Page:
The Pros & Cons of the 80/10/10 Diet

Kiki Powers

by | Read time: 4 minutes

Have you heard about the 80/10/10 plan? This diet and lifestyle program is based on The 80/10/10 Diet: Balancing Your Health, Your Weight, and Your Life One Luscious Bite at a Time. The book, by raw foodist, athlete and chiropractor Dr. Douglas Graham, offers dietary guidelines based on the notion that humans are not omnivores by nature, but rather frugivorous, meaning we should be consuming a primarily fruit-based diet.

Raw Vegan Salad with Greens, Sprouts & Avocado |

Graham explains that a diet naturally based on fruit and tender greens like lettuce would provide about 80 percent of calories from carbs and no more than 10 percent of calories each from protein and fats, which explains his ratio. He contends that raw fruits and leafy greens contain all the nutrients humans require, in the optimal proportions for our body’s needs. Let’s take a closer look at a few pros and cons of the 80/10/10 lifestyle:


It’s a lifestyle, not a diet

80/10/10 is actually a whole lifestyle program which includes a prescription for daily exercise and fresh air along with raw, vibrant foods. It can feel quite freeing as well, since you won’t need to count calories and worry about portion control. That’s because you are far less likely to over-consume calories with a menu based on fresh produce, with both fat and protein limited to 10 percent of your intake.

You will eat 100 percent healthy food

Given that most Americans fail to meet even the minimal government recommendations for fruit and veggie intake, a diet that focuses exclusively on the healthiest foods in nature is very refreshing. Literally everything on the menu is great for you—raw fruit, veggies, avocado and raw nuts and seeds. What’s not allowed? Animal products and anything cooked, refined, processed or adulterated in any way, which makes this way of eating incredibly simple.

It’s bursting with nutrients

This diet guarantees you a massive daily array of vitamins, minerals, fiber, phytochemicals and more. While many Americans consume high levels of white sugar, saturated fat, refined flour products and a plethora of unhealthy additives, 80/10/10 offers an immediate reversal of all of that, replaced by a generous daily infusion of nourishing, revitalizing food. Many followers claim to feel better almost immediately, and continue to report benefits such as improved digestion, renewed energy, greater mental clarity and more restful sleep.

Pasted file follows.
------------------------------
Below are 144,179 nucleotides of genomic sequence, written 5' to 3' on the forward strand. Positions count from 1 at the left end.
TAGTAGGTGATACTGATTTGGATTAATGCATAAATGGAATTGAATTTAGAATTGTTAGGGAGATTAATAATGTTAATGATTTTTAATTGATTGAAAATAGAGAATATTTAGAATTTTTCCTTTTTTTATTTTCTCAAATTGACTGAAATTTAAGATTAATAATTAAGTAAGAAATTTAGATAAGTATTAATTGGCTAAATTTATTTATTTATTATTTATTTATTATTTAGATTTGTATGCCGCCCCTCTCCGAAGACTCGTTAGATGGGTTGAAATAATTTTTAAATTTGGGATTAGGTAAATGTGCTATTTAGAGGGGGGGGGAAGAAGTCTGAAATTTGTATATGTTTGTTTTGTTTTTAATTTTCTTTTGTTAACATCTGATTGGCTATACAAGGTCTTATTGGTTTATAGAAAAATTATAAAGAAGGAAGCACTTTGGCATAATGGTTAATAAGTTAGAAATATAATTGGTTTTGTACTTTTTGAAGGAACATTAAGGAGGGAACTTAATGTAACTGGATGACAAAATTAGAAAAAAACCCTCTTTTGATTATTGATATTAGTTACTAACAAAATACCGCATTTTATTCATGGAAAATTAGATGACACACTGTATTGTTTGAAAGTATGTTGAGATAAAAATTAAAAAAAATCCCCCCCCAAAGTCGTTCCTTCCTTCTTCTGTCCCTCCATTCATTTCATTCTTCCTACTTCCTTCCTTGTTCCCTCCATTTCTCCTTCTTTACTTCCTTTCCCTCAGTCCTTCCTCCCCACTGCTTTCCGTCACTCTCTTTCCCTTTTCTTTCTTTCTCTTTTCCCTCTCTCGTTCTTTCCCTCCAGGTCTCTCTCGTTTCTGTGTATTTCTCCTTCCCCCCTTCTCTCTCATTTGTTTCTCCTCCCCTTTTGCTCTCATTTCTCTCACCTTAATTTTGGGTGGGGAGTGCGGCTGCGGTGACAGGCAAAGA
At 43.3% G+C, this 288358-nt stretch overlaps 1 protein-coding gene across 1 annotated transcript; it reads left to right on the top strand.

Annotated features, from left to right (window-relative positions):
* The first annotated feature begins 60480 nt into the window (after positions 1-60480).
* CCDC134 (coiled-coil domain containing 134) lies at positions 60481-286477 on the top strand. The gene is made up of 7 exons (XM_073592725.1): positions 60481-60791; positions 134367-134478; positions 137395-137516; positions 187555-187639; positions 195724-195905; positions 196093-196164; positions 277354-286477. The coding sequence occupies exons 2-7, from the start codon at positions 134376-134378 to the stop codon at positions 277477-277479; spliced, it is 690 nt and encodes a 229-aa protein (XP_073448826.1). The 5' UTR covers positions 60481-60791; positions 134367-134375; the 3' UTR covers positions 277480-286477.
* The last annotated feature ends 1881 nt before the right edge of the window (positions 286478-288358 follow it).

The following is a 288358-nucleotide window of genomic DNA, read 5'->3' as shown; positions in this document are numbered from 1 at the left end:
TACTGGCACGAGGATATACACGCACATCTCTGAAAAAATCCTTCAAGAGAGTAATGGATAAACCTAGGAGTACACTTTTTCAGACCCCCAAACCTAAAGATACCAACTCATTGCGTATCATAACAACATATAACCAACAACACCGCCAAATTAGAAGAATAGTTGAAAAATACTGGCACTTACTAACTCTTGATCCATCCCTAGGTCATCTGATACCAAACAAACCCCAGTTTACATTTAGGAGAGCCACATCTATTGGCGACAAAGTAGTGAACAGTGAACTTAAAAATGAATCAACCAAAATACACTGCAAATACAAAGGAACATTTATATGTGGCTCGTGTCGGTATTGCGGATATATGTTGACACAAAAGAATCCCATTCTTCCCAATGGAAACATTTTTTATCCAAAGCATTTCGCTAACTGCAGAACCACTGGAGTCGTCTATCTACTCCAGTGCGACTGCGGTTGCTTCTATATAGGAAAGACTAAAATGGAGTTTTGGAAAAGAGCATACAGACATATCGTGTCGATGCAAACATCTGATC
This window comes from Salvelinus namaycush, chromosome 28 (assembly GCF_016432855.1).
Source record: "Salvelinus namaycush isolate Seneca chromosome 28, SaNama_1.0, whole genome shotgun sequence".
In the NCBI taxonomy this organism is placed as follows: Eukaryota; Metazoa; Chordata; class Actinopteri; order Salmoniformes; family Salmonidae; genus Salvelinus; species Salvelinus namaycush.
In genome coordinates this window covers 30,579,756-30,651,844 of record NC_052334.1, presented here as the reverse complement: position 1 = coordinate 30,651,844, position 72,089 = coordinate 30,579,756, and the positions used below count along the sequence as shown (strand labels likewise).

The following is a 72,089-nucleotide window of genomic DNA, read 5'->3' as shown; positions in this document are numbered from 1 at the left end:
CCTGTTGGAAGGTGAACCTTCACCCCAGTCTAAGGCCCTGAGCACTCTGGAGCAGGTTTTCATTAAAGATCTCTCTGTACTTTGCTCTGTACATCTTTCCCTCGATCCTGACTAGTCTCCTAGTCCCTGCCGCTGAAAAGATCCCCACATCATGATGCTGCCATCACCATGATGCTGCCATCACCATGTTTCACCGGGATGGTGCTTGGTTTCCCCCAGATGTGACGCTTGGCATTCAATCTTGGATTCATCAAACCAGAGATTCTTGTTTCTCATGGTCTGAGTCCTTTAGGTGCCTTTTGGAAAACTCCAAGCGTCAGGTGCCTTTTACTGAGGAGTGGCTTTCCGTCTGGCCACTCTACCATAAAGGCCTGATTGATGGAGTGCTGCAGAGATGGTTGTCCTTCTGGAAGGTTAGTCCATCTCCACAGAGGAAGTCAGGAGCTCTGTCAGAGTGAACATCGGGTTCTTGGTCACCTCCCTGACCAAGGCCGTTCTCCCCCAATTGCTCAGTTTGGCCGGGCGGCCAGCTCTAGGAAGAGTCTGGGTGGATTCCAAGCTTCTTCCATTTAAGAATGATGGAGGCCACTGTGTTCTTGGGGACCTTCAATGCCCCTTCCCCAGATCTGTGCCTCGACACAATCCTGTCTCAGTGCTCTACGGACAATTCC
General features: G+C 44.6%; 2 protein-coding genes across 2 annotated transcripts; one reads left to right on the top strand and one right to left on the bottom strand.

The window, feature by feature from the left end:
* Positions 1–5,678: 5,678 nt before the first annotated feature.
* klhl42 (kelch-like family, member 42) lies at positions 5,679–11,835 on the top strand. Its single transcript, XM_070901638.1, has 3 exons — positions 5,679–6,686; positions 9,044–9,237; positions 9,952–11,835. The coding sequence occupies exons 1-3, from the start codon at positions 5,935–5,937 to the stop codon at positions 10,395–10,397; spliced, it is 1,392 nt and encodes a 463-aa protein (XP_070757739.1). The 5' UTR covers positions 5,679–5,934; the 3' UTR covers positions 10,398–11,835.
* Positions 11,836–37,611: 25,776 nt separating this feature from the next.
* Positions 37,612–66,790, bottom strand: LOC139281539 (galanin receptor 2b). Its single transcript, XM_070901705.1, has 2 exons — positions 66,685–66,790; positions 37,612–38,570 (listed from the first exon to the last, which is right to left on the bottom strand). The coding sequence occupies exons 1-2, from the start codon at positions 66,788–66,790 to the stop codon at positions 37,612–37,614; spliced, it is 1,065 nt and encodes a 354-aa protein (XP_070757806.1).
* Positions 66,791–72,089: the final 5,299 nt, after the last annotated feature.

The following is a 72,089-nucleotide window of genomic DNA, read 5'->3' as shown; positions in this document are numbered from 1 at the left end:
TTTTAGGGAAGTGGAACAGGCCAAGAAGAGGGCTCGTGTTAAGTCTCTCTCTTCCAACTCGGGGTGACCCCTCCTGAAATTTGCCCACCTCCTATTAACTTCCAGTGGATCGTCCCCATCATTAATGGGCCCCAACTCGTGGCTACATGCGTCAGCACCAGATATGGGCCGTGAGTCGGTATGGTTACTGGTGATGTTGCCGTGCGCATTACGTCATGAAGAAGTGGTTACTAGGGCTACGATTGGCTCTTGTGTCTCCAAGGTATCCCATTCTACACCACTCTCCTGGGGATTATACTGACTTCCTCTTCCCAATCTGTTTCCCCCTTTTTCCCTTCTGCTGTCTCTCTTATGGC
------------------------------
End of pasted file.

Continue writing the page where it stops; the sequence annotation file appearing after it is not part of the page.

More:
You don’t have to cook

When breakfast is a green smoothie, lunch a fruit bowl and dinner a big salad, you’re liberated from pots, pans, hot ovens, stoves and heavy clean up. For many who enjoy the raw foods lifestyle, the ease and simplicity of creating and enjoying fresh, colorful meals and snacks is a continual delight. 80/10/10 is also easy on-the-go, as you can bring fruit, nuts and veggies anywhere, and can always order salad or fruit in restaurants.


You must eat a LOT of fruit

Enjoying fruit as a snack is different than consuming it as a complete meal, which is necessary to accumulate enough daily calories on this plan. Graham recommends mono-meals, which means your entrée is a large quantity of just one type of fruit—up to 20 bananas for lunch, as one example. Other meals might consist of several pounds of pineapple, mango, or grapes, plus a pound of tender greens daily. Graham claims that your system will quickly become accustomed to large quantities of fruit, but too much sugar, even in a natural form, can be problematic for certain people.

The ratio is not right for everyone

Most wellness professionals agree that given our bio-individuality, there is no one-size-fits-all diet ratio for protein, fat and carbs. Yet, according to Graham, we should get 90-97 percent of calories from fruit, 2-6 percent of calories from vegetables and 0-8 percent of calories from nuts and seeds. Compare that with the 2015-2020 U.S. Dietary Guidelines, which recommend 45-65 percent of calories from carbs, 10-35 percent of calories from protein and 25-35 percent of calories from fat. Whether or not you agree with the government guidelines, they do allow a generous variance based on our respective nutritional needs.

You may need more fat

While many Americans consume too much fat—especially saturated— avoiding it is not ideal either. Dietary fat is an essential nutrient which helps to regulate body temperature, support immune function, balance our hormones, maintain healthy skin and hair, and insulate our internal organs. It’s also crucial for brain health.

According to a study in the Journal of Neurochemistry, a diet rich in healthy fats increases the production of the neurotransmitter acetylcholine in the brain which is critical for learning and memory. We also need fat to absorb vitamins A, D, E and K, all of which perform vital functions in our bodies. Healthy oils from avocado, olives, nuts and seeds are highly beneficial in moderation.

Bottom line? 80/10/10 does have a lot going for it. If you want to try it, you might think of it as a short-term cleanse initially;  if you decide to stick with it over time, you can use the general foundation, customizing it to your own needs. Again, there is no one-size-fits-all diet, but you are highly likely to benefit on many levels from some version of a whole food, raw vegan approach.

Take the first step by trying our Vegan Meal Plan: 3 Days of Detoxifying High-Raw Vegan Meals.